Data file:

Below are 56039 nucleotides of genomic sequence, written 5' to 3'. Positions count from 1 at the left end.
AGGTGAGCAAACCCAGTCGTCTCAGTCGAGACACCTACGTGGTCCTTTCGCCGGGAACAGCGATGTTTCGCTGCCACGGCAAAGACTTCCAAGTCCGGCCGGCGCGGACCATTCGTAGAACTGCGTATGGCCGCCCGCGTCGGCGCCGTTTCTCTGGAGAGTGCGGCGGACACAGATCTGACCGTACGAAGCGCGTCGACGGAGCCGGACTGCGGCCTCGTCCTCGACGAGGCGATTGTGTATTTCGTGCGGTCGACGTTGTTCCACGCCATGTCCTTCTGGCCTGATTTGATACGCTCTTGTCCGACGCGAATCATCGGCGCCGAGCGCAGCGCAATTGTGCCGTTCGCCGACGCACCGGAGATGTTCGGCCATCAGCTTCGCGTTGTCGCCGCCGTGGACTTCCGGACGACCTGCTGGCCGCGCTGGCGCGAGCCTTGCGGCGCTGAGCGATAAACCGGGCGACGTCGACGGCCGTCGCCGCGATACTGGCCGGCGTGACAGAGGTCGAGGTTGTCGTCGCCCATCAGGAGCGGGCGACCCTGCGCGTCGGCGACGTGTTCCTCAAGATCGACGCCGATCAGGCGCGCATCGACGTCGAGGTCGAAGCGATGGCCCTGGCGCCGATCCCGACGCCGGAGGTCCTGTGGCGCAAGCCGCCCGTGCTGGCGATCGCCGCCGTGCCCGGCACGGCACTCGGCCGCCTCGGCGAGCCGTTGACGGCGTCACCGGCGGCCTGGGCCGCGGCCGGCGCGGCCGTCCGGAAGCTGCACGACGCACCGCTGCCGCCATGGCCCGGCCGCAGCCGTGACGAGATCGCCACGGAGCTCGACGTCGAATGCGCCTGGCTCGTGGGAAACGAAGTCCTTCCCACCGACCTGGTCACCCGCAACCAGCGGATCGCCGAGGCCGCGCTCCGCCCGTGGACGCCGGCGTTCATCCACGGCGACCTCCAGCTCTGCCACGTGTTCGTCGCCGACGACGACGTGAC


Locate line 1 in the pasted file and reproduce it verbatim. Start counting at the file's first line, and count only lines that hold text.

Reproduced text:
Below are 56039 nucleotides of genomic sequence, written 5' to 3'. Positions count from 1 at the left end.